Posted in shells, squid on May 11, 2011|
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Onto the extant mollusks at the Natural History Museum. The museum with which I am most acquainted, AMNH in New York, has lots of preserved specimens, but not that many invertebrates. They really focus on the mammal dioramas there and the creepy halls of stuffed birds. The NMNH in DC, in addition to doing the taxidermy thing, is not afraid of stuff in jars, including giant squid!Here’s one.
And here’s the other one, laid out horizontally, which really does give a better effect. I was excited to see how many people were constantly crowded around this. It’s also about as gory a thing as you’re likely to see in a museum, frankly. Well, I haven’t been to the Mütter Museum, which is likely a notable exception.
Also a clubhook squid.
There were also plenty of seashells to be seen, as you can see here.
Next up, the fossils! Here’s a teaser:
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OK, so this trip to DC. It was like mollusk overload! Not really, I can’t overload on mollusks. The two big things on my DC itinerary were the zoo and the Natural History Museum. The forecast called for rain on Saturday and sun on Sunday, so that made that decision pretty easy.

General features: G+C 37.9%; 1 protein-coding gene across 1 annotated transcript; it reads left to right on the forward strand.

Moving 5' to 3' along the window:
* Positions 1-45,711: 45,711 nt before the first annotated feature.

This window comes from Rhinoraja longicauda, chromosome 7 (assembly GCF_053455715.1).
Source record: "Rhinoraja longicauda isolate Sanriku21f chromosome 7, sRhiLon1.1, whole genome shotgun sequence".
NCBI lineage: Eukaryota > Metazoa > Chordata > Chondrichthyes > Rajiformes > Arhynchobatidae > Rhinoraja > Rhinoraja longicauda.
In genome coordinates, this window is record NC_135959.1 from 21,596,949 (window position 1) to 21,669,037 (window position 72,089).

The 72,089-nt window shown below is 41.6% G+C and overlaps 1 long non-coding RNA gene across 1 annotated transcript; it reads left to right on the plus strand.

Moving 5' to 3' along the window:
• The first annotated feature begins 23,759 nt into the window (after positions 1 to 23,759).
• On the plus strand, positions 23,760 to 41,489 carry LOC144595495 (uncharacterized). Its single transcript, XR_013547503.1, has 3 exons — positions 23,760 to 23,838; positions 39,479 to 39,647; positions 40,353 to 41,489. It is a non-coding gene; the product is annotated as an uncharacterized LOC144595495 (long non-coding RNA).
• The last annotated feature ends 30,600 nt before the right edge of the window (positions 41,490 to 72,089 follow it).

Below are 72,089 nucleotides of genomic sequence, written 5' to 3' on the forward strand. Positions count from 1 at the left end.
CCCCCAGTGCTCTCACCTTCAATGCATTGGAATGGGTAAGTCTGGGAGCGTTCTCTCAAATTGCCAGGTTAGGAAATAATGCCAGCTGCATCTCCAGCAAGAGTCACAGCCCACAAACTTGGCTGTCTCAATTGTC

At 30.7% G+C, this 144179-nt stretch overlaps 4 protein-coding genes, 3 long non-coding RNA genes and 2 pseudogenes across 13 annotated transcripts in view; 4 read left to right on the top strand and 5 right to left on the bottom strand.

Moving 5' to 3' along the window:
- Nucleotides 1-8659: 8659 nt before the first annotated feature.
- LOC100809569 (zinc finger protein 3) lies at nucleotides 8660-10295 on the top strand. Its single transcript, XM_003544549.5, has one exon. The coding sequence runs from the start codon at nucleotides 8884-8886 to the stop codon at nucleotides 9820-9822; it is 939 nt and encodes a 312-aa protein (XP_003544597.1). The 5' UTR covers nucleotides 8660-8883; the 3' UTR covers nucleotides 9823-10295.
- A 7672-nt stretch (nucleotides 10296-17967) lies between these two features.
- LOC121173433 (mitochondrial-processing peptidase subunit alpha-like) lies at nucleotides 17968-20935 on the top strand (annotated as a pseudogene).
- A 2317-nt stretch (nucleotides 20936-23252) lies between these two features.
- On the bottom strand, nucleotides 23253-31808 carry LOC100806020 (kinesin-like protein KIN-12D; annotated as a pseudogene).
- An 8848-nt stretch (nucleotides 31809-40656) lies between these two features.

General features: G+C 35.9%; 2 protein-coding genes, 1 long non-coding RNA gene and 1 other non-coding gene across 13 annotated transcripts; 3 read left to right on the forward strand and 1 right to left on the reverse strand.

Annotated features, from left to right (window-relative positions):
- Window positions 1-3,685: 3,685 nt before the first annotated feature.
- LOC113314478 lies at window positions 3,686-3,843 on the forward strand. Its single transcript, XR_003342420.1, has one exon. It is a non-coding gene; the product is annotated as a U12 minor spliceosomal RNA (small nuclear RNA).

The main goal at the Natural History Museum was to see the crocheted coral reef, which was indeed incredible. There were so many different parts to the exhibit, and they had a zoologist and a crocheter on hand to talk to people.
One friend I was with had the interesting if somewhat philosophical question: Is coral rock? The zoologist said no, but clearly at some point coral becomes rock, right? The Guadalupe Mountains in Texas are primarily a coral reef from the Permian Period, for example, and I’m quite sure people would say that’s rock. At what point does coral achieve rockness?
But back to the crochet and the mollusks. I was delighted to see that mollusks were represented among the crocheted organisms.
Like this octopus! Well, unless it’s a jellyfish. I didn’t actually count the tentacles.
I like to think this curly thing on the floor is a nudibranch. But then again it’s just as likely it’s a marine flatworm like Pseudobiceros hancockanus. Hrm.
OK, this one! This one’s definitely a clam. Phew.
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